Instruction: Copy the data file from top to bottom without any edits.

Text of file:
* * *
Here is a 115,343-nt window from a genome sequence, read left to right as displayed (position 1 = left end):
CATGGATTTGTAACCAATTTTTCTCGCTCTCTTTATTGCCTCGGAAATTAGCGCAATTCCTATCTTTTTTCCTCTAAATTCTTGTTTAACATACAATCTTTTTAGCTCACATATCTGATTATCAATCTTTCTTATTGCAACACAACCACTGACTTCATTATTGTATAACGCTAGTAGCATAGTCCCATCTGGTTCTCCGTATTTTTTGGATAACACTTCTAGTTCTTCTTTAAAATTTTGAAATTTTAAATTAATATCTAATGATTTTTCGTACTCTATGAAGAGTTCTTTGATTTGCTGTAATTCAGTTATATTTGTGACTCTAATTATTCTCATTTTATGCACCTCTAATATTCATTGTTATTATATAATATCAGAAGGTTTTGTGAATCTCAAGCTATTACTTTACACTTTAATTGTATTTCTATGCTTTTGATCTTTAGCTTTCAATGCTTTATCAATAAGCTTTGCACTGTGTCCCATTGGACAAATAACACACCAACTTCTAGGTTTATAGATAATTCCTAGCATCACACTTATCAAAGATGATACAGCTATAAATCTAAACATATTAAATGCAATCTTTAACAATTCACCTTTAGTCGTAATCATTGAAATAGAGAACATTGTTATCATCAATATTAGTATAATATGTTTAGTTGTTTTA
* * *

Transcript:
Here is a 115,343-nt window from a genome sequence, read left to right as displayed (position 1 = left end):
CATGGATTTGTAACCAATTTTTCTCGCTCTCTTTATTGCCTCGGAAATTAGCGCAATTCCTATCTTTTTTCCTCTAAATTCTTGTTTAACATACAATCTTTTTAGCTCACATATCTGATTATCAATCTTTCTTATTGCAACACAACCACTGACTTCATTATTGTATAACGCTAGTAGCATAGTCCCATCTGGTTCTCCGTATTTTTTGGATAACACTTCTAGTTCTTCTTTAAAATTTTGAAATTTTAAATTAATATCTAATGATTTTTCGTACTCTATGAAGAGTTCTTTGATTTGCTGTAATTCAGTTATATTTGTGACTCTAATTATTCTCATTTTATGCACCTCTAATATTCATTGTTATTATATAATATCAGAAGGTTTTGTGAATCTCAAGCTATTACTTTACACTTTAATTGTATTTCTATGCTTTTGATCTTTAGCTTTCAATGCTTTATCAATAAGCTTTGCACTGTGTCCCATTGGACAAATAACACACCAACTTCTAGGTTTATAGATAATTCCTAGCATCACACTTATCAAAGATGATACAGCTATAAATCTAAACATATTAAATGCAATCTTTAACAATTCACCTTTAGTCGTAATCATTGAAATAGAGAACATTGTTATCATCAATATTAGTATAATATGTTTAGTTGTTTTA